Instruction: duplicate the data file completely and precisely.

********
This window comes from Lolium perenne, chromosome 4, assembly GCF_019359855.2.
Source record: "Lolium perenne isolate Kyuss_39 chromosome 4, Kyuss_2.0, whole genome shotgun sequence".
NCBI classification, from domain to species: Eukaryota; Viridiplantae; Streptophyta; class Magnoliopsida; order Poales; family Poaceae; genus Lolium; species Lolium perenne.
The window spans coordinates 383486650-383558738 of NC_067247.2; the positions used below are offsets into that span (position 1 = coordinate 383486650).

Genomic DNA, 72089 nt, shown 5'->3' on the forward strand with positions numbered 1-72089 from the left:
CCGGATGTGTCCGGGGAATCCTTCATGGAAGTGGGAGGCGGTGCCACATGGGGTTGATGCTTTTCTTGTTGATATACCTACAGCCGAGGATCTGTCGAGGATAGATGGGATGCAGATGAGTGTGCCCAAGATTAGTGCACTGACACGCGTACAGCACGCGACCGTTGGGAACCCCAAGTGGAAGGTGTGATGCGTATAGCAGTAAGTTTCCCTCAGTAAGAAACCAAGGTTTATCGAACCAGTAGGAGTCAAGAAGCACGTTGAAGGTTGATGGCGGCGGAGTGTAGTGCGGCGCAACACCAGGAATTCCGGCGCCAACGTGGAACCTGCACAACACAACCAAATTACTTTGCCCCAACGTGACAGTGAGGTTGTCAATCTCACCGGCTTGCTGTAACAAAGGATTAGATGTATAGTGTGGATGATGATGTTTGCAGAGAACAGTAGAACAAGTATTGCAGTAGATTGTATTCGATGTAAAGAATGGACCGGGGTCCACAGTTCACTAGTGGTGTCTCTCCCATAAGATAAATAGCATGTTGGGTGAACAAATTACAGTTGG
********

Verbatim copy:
This window comes from Lolium perenne, chromosome 4, assembly GCF_019359855.2.
Source record: "Lolium perenne isolate Kyuss_39 chromosome 4, Kyuss_2.0, whole genome shotgun sequence".
NCBI classification, from domain to species: Eukaryota; Viridiplantae; Streptophyta; class Magnoliopsida; order Poales; family Poaceae; genus Lolium; species Lolium perenne.
The window spans coordinates 383486650-383558738 of NC_067247.2; the positions used below are offsets into that span (position 1 = coordinate 383486650).

Genomic DNA, 72089 nt, shown 5'->3' on the forward strand with positions numbered 1-72089 from the left:
CCGGATGTGTCCGGGGAATCCTTCATGGAAGTGGGAGGCGGTGCCACATGGGGTTGATGCTTTTCTTGTTGATATACCTACAGCCGAGGATCTGTCGAGGATAGATGGGATGCAGATGAGTGTGCCCAAGATTAGTGCACTGACACGCGTACAGCACGCGACCGTTGGGAACCCCAAGTGGAAGGTGTGATGCGTATAGCAGTAAGTTTCCCTCAGTAAGAAACCAAGGTTTATCGAACCAGTAGGAGTCAAGAAGCACGTTGAAGGTTGATGGCGGCGGAGTGTAGTGCGGCGCAACACCAGGAATTCCGGCGCCAACGTGGAACCTGCACAACACAACCAAATTACTTTGCCCCAACGTGACAGTGAGGTTGTCAATCTCACCGGCTTGCTGTAACAAAGGATTAGATGTATAGTGTGGATGATGATGTTTGCAGAGAACAGTAGAACAAGTATTGCAGTAGATTGTATTCGATGTAAAGAATGGACCGGGGTCCACAGTTCACTAGTGGTGTCTCTCCCATAAGATAAATAGCATGTTGGGTGAACAAATTACAGTTGG